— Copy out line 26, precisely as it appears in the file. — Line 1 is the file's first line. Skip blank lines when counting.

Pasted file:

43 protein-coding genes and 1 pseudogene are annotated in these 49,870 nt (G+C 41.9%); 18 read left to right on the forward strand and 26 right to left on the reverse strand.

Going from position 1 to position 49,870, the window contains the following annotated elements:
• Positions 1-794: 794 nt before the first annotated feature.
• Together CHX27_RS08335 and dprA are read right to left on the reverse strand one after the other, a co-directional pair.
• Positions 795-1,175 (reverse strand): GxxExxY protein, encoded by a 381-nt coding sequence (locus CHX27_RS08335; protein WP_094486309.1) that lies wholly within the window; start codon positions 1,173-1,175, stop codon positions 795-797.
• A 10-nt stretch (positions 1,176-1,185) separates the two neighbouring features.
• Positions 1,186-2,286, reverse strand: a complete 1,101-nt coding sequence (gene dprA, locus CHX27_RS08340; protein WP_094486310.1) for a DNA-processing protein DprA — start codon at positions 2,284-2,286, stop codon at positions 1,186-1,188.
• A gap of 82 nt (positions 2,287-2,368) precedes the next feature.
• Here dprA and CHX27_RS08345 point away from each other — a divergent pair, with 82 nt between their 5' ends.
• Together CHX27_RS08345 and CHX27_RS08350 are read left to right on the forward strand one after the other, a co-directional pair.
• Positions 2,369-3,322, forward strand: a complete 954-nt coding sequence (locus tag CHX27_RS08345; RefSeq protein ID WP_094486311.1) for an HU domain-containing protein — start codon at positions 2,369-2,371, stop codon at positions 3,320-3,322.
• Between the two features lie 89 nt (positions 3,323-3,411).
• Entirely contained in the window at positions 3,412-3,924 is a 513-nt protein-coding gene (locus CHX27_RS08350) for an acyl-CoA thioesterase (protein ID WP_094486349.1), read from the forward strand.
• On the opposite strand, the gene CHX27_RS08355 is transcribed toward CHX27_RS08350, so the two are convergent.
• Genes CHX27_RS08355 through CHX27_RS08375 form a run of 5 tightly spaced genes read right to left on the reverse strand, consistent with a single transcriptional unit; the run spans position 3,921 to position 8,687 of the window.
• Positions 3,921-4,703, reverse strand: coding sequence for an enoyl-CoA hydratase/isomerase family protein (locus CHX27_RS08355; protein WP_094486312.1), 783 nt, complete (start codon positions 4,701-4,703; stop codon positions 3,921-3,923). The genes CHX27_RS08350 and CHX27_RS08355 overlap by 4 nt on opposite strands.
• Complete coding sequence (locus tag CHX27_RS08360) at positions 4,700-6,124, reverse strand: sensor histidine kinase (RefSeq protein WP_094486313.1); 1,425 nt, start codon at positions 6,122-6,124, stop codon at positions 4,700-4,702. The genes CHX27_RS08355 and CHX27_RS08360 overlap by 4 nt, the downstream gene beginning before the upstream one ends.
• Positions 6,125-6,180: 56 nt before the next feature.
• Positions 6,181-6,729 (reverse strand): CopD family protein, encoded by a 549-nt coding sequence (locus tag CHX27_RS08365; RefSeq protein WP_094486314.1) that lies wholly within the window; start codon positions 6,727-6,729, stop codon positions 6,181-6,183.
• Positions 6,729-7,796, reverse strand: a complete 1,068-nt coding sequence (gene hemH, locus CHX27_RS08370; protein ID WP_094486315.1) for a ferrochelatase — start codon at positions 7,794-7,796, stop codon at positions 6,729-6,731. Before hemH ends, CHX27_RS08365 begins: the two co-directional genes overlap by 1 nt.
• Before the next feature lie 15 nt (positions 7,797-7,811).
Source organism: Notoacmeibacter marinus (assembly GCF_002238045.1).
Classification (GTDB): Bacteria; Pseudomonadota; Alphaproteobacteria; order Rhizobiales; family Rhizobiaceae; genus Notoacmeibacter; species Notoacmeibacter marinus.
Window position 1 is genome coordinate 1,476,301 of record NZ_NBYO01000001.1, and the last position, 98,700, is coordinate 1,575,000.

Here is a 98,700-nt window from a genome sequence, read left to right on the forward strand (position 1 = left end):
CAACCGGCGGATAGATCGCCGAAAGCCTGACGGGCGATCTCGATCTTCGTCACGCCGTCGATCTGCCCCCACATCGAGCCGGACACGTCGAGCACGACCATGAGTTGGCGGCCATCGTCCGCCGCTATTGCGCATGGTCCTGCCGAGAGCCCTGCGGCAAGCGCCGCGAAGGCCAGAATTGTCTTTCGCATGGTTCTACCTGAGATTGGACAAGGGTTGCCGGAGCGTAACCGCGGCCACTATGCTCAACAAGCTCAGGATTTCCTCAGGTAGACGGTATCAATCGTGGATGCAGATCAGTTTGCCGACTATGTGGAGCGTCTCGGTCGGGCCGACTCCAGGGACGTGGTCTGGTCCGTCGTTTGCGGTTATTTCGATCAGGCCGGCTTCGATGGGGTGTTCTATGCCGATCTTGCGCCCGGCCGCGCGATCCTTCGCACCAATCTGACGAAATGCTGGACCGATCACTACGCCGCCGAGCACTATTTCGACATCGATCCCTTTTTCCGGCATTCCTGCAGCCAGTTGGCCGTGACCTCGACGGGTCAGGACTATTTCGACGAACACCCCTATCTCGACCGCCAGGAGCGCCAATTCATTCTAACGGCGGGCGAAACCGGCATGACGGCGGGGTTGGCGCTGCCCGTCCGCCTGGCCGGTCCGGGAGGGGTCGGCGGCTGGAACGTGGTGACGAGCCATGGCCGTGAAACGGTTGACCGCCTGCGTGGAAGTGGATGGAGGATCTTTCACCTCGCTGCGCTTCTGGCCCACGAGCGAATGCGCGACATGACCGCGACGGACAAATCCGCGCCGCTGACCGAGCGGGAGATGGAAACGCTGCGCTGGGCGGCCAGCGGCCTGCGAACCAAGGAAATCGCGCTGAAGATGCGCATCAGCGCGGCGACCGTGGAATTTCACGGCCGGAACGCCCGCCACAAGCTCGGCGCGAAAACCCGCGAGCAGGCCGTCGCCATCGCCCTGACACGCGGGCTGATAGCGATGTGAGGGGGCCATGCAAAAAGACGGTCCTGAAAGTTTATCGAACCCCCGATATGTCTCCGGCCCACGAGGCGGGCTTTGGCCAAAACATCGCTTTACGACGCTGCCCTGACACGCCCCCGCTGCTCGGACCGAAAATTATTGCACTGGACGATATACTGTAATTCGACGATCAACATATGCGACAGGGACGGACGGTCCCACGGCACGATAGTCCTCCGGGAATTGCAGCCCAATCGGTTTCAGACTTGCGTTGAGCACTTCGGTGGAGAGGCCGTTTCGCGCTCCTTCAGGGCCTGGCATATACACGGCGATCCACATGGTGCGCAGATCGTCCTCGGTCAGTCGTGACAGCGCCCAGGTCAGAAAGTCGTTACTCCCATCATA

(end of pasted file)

CAACCGGCGGATAGATCGCCGAAAGCCTGACGGGCGATCTCGATCTTCGTCACGCCGTCGATCTGCCCCCACATCGAGCCGGACACGTCGAGCACGACCATGAGTTGGCGGCCATCGTCCGCCGCTATTGCGCATGGTCCTGCCGAGAGCCCTGCGGCAAGCGCCGCGAAGGCCAGAATTGTCTTTCGCATGGTTCTACCTGAGATTGGACAAGGGTTGCCGGAGCGTAACCGCGGCCACTATGCTCAACAAGCTCAGGATTTCCTCAGGTAGACGGTATCAATCGTGGATGCAGATCAGTTTGCCGACTATGTGGAGCGTCTCGGTCGGGCCGACTCCAGGGACGTGGTCTGGTCCGTCGTTTGCGGTTATTTCGATCAGGCCGGCTTCGATGGGGTGTTCTATGCCGATCTTGCGCCCGGCCGCGCGATCCTTCGCACCAATCTGACGAAATGCTGGACCGATCACTACGCCGCCGAGCACTATTTCGACATCGATCCCTTTTTCCGGCATTCCTGCAGCCAGTTGGCCGTGACCTCGACGGGTCAGGACTATTTCGACGAACACCCCTATCTCGACCGCCAGGAGCGCCAATTCATTCTAACGGCGGGCGAAACCGGCATGACGGCGGGGTTGGCGCTGCCCGTCCGCCTGGCCGGTCCGGGAGGGGTCGGCGGCTGGAACGTGGTGACGAGCCATGGCCGTGAAACGGTTGACCGCCTGCGTGGAAGTGGATGGAGGATCTTTCACCTCGCTGCGCTTCTGGCCCACGAGCGAATGCGCGACATGACCGCGACGGACAAATCCGCGCCGCTGACCGAGCGGGAGATGGAAACGCTGCGCTGGGCGGCCAGCGGCCTGCGAACCAAGGAAATCGCGCTGAAGATGCGCATCAGCGCGGCGACCGTGGAATTTCACGGCCGGAACGCCCGCCACAAGCTCGGCGCGAAAACCCGCGAGCAGGCCGTCGCCATCGCCCTGACACGCGGGCTGATAGCGATGTGAGGGGGCCATGCAAAAAGACGGTCCTGAAAGTTTATCGAACCCCCGATATGTCTCCGGCCCACGAGGCGGGCTTTGGCCAAAACATCGCTTTACGACGCTGCCCTGACACGCCCCCGCTGCTCGGACCGAAAATTATTGCACTGGACGATATACTGTAATTCGACGATCAACATATGCGACAGGGACGGACGGTCCCACGGCACGATAGTCCTCCGGGAATTGCAGCCCAATCGGTTTCAGACTTGCGTTGAGCACTTCGGTGGAGAGGCCGTTTCGCGCTCCTTCAGGGCCTGGCATATACACGGCGATCCACATGGTGCGCAGATCGTCCTCGGTCAGTCGTGACAGCGCCCAGGTCAGAAAGTCGTTACTCCCATCATA